compares these forecasts to federal, state and
local stream gage results. KISTERS utilizes
rating curves computed using the HAND
(Height Above Nearest Drainage) method
by the University of
Texas, Austin to convert
forecasted flow to water
level. Using open standard
web services, KISTERS
supplies forecasted
flow and precipitation,
computed water level,
and evaluations of
forecast data versus actual
gage measurements, to
Esri for geoprocessing
and the creation of inundation maps and
dashboards. Subsequently, each stream reach
and HAND elevation are associated with

emergency response address points to provide
actionable information products. Emergency
management professionals can easily view
approximate flood levels and address
inundation using NWM 18-hour (short-term)
and 10-day (mid-term) forecasts. The NWM
Web Portal and Data Viewer (figure 2) created
by KISTERS allows users to view and compare
all data supplied by the web services for
complete transparency. ■
Steve Kopp is a senior product engineer at Esri,
and has focused on the design and development
of GIS analysis software for more than 25 years.
He is currently co-chair of the AWRA
Technology Committee.
Contact: skopp@esri.com.

Coauthors:
Don Cline, USGS, dcline@usgs.gov
Chelcy Miniat, USDA Office of the Chief
Scientist Chelcy.Miniat@osec.usda.gov
Carl Lucero and John Rothlisberger, USDA
Forest Service Research and Development 
David Levinson, USDA Forest Service
National Forest System 
Steve Evett, USDA Agricultural
Research Service 
Mark Brusberg, USDA Office of the Chief
Economist 
Martin Lowenfish and Mike Strobel, USDA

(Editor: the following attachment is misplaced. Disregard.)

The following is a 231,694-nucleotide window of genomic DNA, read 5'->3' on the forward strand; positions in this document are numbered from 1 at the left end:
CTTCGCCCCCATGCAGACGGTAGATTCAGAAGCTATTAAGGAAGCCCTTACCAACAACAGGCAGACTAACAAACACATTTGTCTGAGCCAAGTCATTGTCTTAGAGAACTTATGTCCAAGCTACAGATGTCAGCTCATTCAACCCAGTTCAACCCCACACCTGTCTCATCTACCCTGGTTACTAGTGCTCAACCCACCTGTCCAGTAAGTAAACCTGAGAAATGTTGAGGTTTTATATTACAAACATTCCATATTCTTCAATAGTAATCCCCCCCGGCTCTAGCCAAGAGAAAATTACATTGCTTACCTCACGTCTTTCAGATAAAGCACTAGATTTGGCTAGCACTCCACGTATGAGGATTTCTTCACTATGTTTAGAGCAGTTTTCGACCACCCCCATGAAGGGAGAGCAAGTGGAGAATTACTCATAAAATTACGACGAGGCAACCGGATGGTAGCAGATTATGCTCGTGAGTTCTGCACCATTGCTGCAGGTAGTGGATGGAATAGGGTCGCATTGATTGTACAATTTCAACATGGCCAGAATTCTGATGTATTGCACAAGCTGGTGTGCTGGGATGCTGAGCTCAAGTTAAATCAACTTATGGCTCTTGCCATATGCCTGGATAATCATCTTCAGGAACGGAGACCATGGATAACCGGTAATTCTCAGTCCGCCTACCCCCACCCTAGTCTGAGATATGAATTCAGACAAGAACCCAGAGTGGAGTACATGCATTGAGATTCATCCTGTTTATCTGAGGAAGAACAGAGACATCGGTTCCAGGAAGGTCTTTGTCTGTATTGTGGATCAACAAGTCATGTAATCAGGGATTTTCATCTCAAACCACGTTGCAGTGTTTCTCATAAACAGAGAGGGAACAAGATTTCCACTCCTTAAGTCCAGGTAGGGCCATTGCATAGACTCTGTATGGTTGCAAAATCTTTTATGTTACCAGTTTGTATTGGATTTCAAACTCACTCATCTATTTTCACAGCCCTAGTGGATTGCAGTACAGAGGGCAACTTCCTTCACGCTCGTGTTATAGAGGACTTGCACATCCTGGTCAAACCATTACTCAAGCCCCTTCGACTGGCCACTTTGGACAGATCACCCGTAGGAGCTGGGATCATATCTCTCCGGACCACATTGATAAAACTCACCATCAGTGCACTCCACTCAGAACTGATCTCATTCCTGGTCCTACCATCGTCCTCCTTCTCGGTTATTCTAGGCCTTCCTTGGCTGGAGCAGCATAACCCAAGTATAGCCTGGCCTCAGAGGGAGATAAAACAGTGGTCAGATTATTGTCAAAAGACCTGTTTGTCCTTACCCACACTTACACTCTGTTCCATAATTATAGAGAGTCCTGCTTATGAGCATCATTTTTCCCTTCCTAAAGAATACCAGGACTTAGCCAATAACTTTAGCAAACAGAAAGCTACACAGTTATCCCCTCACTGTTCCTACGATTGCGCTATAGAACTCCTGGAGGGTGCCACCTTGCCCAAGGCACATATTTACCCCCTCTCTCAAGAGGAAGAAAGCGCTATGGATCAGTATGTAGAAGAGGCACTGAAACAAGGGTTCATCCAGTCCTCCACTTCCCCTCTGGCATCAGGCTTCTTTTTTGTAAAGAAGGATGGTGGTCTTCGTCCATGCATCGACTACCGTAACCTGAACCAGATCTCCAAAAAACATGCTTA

Natural Resources Conservation Service 
Wayne Tschirhart, San Antonio River
Authority, wtschirhart@sara-tx.org
Bruce Rindahl, Ventura County Watershed
Protection District,
Bruce.Rindahl@ventura.org
Scott Holder, Ventura County Watershed
Protection District, 
Scott.Holder@ventura.org
Matt Ables, CEO KISTERS North America,
matt.ables@kisters.net

Figure 2: KISTERS NWM Viewer showing
historic rainfall of hurricane Harvey
approaching the Texas coast, and a forecasted
runoff hydrograph from the National Water
Model, water level, and precipitation rate.
Volume 20 * Number 1 www.awra.org * 11


http://www.awra.org

Table of Contents for the Digital Edition of Water Resources - IMPACT - January 2018

President’s Message
The National Water Model Vision
Transforming NOAA Water Prediction: The New National Water Model
Perspectives on the National Water Model
FloodCast: A Framework for Enhanced Flood Event Decision Making for Transportation Resilience
Hurricane Harvey and the National Water Model
Contributions of the Academic Community in Advancing the National Water Model
Turning on the Faucet: Making National Water Model Data Flow